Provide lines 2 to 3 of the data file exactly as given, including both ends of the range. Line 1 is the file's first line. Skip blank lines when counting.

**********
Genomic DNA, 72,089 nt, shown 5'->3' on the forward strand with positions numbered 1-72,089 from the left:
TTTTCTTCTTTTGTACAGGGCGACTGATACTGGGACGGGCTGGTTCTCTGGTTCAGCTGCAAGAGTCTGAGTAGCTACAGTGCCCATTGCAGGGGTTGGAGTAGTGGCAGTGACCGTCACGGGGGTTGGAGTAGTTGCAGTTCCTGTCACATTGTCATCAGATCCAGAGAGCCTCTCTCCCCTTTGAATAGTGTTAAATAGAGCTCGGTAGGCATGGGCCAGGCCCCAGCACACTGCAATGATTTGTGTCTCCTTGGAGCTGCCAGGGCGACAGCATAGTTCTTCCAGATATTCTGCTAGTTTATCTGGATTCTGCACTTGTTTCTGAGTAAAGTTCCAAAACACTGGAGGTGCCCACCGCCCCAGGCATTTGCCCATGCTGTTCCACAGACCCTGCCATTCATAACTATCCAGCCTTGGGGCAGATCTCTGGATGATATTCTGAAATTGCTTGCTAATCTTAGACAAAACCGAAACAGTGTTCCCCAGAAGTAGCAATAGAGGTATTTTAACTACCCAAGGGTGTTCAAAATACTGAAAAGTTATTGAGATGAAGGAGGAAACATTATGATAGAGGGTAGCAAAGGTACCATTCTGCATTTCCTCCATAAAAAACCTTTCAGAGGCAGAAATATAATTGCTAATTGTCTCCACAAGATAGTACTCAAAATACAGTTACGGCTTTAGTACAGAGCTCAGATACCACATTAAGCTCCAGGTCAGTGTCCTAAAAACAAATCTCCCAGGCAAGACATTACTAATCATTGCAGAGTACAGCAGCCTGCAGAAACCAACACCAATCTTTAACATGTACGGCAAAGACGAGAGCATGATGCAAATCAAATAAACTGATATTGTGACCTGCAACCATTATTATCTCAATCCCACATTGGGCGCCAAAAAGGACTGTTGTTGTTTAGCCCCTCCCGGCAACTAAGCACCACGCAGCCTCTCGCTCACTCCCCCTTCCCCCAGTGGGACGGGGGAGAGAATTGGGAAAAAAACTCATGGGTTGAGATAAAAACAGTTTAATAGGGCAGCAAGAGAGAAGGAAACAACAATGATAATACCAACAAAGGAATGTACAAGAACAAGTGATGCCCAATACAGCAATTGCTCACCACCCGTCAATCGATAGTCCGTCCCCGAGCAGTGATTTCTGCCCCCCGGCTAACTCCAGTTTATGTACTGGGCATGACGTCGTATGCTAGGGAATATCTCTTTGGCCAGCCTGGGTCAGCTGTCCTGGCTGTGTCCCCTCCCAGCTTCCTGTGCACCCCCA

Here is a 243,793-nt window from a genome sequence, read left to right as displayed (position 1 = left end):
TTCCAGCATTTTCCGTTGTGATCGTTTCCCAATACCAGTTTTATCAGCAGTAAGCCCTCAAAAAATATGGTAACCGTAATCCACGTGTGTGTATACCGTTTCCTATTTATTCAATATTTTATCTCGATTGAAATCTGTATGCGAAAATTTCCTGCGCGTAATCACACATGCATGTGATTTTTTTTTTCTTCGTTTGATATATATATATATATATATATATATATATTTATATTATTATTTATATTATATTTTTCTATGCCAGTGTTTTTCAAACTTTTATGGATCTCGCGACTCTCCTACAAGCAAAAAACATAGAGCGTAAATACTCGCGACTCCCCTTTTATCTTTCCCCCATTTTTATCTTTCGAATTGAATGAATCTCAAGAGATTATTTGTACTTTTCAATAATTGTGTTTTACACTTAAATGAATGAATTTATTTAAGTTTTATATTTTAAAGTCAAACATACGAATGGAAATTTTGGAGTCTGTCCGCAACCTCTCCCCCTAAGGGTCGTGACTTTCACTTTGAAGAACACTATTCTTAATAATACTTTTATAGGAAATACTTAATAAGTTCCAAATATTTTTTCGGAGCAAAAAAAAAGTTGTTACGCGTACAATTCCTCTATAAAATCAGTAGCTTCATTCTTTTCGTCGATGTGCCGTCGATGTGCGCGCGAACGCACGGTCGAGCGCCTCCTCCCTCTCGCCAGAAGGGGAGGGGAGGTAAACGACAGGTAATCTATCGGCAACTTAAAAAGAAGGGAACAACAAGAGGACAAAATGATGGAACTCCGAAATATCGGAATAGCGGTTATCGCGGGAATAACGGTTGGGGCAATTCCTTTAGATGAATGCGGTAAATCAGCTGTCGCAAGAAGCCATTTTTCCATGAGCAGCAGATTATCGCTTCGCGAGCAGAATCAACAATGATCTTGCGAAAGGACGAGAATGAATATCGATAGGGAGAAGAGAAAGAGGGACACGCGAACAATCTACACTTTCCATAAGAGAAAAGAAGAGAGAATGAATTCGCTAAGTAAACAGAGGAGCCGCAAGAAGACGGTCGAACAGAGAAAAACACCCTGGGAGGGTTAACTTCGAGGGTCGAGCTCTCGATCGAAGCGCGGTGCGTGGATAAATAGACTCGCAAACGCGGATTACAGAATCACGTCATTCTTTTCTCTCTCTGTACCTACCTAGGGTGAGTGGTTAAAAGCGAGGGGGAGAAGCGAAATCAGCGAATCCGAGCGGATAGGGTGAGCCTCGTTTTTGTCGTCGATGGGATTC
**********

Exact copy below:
TTTTCTTCTTTTGTACAGGGCGACTGATACTGGGACGGGCTGGTTCTCTGGTTCAGCTGCAAGAGTCTGAGTAGCTACAGTGCCCATTGCAGGGGTTGGAGTAGTGGCAGTGACCGTCACGGGGGTTGGAGTAGTTGCAGTTCCTGTCACATTGTCATCAGATCCAGAGAGCCTCTCTCCCCTTTGAATAGTGTTAAATAGAGCTCGGTAGGCATGGGCCAGGCCCCAGCACACTGCAATGATTTGTGTCTCCTTGGAGCTGCCAGGGCGACAGCATAGTTCTTCCAGATATTCTGCTAGTTTATCTGGATTCTGCACTTGTTTCTGAGTAAAGTTCCAAAACACTGGAGGTGCCCACCGCCCCAGGCATTTGCCCATGCTGTTCCACAGACCCTGCCATTCATAACTATCCAGCCTTGGGGCAGATCTCTGGATGATATTCTGAAATTGCTTGCTAATCTTAGACAAAACCGAAACAGTGTTCCCCAGAAGTAGCAATAGAGGTATTTTAACTACCCAAGGGTGTTCAAAATACTGAAAAGTTATTGAGATGAAGGAGGAAACATTATGATAGAGGGTAGCAAAGGTACCATTCTGCATTTCCTCCATAAAAAACCTTTCAGAGGCAGAAATATAATTGCTAATTGTCTCCACAAGATAGTACTCAAAATACAGTTACGGCTTTAGTACAGAGCTCAGATACCACATTAAGCTCCAGGTCAGTGTCCTAAAAACAAATCTCCCAGGCAAGACATTACTAATCATTGCAGAGTACAGCAGCCTGCAGAAACCAACACCAATCTTTAACATGTACGGCAAAGACGAGAGCATGATGCAAATCAAATAAACTGATATTGTGACCTGCAACCATTATTATCTCAATCCCACATTGGGCGCCAAAAAGGACTGTTGTTGTTTAGCCCCTCCCGGCAACTAAGCACCACGCAGCCTCTCGCTCACTCCCCCTTCCCCCAGTGGGACGGGGGAGAGAATTGGGAAAAAAACTCATGGGTTGAGATAAAAACAGTTTAATAGGGCAGCAAGAGAGAAGGAAACAACAATGATAATACCAACAAAGGAATGTACAAGAACAAGTGATGCCCAATACAGCAATTGCTCACCACCCGTCAATCGATAGTCCGTCCCCGAGCAGTGATTTCTGCCCCCCGGCTAACTCCAGTTTATGTACTGGGCATGACGTCGTATGCTAGGGAATATCTCTTTGGCCAGCCTGGGTCAGCTGTCCTGGCTGTGTCCCCTCCCAGCTTCCTGTGCACCCCCA

Here is a 243,793-nt window from a genome sequence, read left to right as displayed (position 1 = left end):